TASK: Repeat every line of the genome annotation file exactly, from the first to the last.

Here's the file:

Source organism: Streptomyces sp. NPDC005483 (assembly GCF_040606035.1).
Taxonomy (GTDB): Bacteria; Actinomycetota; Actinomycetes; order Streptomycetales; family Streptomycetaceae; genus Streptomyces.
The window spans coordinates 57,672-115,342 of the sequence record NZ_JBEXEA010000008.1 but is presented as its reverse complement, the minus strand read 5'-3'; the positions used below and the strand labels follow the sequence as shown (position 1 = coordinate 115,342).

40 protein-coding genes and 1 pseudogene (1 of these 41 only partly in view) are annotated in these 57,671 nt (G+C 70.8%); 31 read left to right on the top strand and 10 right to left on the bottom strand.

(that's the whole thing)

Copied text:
Source organism: Streptomyces sp. NPDC005483 (assembly GCF_040606035.1).
Taxonomy (GTDB): Bacteria; Actinomycetota; Actinomycetes; order Streptomycetales; family Streptomycetaceae; genus Streptomyces.
The window spans coordinates 57,672-115,342 of the sequence record NZ_JBEXEA010000008.1 but is presented as its reverse complement, the minus strand read 5'-3'; the positions used below and the strand labels follow the sequence as shown (position 1 = coordinate 115,342).

40 protein-coding genes and 1 pseudogene (1 of these 41 only partly in view) are annotated in these 57,671 nt (G+C 70.8%); 31 read left to right on the top strand and 10 right to left on the bottom strand.